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Malik (9/12/11)

Football is crazy this year. I mean the unexpected was accepted as a possibility to begin with after the shortened pre-season and no real training camps. Still, some things this weekend went beyond what anyone would expect.

With the shorter kickoff space, it was expected to see a lot more touchbacks. Not the case from what I've seen. There were at least three kickoffs I know of that were returned for touchdowns, including one at the starting kickoff in the Vikings game yesterday, one in the Packers defeat of the Saints, and one devastating one to start the defeat of the Seahawks. I don't think the rule change will get rid of touchdowns and attempts to return a kick for extra yards. In fact, three touchdowns in the opening week of play says quite the opposite. I don't think this is an effect of the rule change as much as a consequence of the rule making returners feel like they need to prove their worth under the new rule set.

It was also interesting to see that some of the winners yesterday went well beyond expectations. The Bills looked amazing when they beat the Chiefs by a few dozen points. The Bears beat the living hell out of the Falcons despite the Falcons looking like a far better team and the Bears looking mediocre on paper. The Bengals looked pretty solid (true, they did play the Browns) for being the supposed worst team in some analyst's minds. The Steelers were flat-out horrible with more than a half dozen turnovers, including three picks off of Big Ben (which looks good since the Seahawks go to Pittsburgh next week). The only powerhouse to fail that was expected was the Colts since the Colts are Peyton Manning, and without Manning this is not a team to put your money on.

In the end, all that really mattered to me was the Seattle game. Despite knowing this will be an ugly season (with T-Jack at the helm, can it be any different?), I am going to watch each game until the end. I have to say, despite thinking he could still do better than T-Jack, I am glad Hasselbeck is not behind the Seattle O-line this year. With how fragile the Seahawks were at defending T-Jack, I know Hasselbeck would have been hauled off on a stretcher in the opening half. Despite all the talk of making a better O-line for the last two years, the line is no better (one might say it's worse) than it has been before the Pete Carroll era began. You can argue that with Gallery injured that the line will get better...but one man cannot make that big of a difference when the entire line crumbled like a stale cookie each and every down.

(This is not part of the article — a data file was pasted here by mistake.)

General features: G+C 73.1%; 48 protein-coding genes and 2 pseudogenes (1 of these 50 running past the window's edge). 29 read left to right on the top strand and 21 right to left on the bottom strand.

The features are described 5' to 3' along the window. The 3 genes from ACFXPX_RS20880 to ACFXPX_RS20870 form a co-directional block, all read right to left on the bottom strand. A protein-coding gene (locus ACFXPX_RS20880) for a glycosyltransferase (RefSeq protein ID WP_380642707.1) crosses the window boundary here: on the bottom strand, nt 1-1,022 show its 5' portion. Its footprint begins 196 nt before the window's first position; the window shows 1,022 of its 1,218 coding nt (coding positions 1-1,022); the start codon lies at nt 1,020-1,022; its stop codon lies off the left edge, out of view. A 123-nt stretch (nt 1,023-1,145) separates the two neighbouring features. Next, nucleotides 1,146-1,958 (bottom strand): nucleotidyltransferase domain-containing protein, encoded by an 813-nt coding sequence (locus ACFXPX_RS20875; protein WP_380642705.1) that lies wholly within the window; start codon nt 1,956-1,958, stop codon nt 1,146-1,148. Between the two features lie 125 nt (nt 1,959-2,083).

I see this continuing for the entire season. It would be great to see Whitehurst get a chance (never would have thought I'd say that last year), and it will happen. However, Whitehurst will not come in until T-Jack is injured...which is an eventual outcome when the O-line cannot keep him protected for even two seconds. It also is an eventual reality when T-Jack cannot understand that you don't get ten seconds to wait for a receiver to open to throw to. You throw the ball or you get the play over in some other way. You cannot just hold the ball and wait for a sack or a fumble to happen. Also, despite what Carroll and T-Jack may think, T-Jack is not agile enough to be a running QB...and the NFL is no place for it anyway.

The only thing I can say positive about the Seahawks after yesterday is that Earl Thomas is still a beast and is, without a doubt, the best player Seattle has on the field. Too bad we can't clone him and make an entire defense out of one man...since the rest of the team, be it offense, defense, or special teams, all looks like a middle tier college team.


Malik (9/14/11)

Here it is again...more talk about how the 3DS is in big trouble. It's almost like the worst situation has occurred from a few variables. You have a business news world with no good news to report, who are hoping to at least have mild good news in the paper to offset the complete economical doom and gloom crap that we have been seeing non-stop since three years ago. You also have a Nintendo item, which can normally be count on to be a bright spot in the economics world, looking weak out of the gate. Lastly, you have a nice blending of short sighted opinions stated as facts and some blatantly ignorant stereotypes.

Anyway, Nintendo will be seeing a lot more 3DS sales in the near future. The price cut in August will help, but the true marker of what will sell the 3DS is coming in about three months; some top tier games and the holiday season colliding into a perfect no-lose situation for Nintendo.

Anyway, if Nintendo wants to boost sales, and I'm pretty sure they do (I say entirely dead-pan), they just need a holiday season. It applies to all game consoles. Any system launched off-season (especially outside September through January) will look bad for it's first quarter or two of sales. It also always helps that the best titles are launched in time for the holiday season. I mean the 3DS is without top class games and has been available only from February (in Japan) through now. The best game on the system is a polished port of a game that has already been seen on the N64, GCN, and Wii in various formats. I'm talking about a Zelda that is about four games out of the current world in terms of Zelda games...not counting portable Zelda titles.

The big shift in sales will come when we see the next Super Mario game (this fall), a new Mario Kart (this fall), a solid multiplayer game (Star Fox 64...this month), and some fun games that don't make for a stressful experience (Animal Crossing...and that one needs a solid release date since it will sell the 3DS to casual gamers).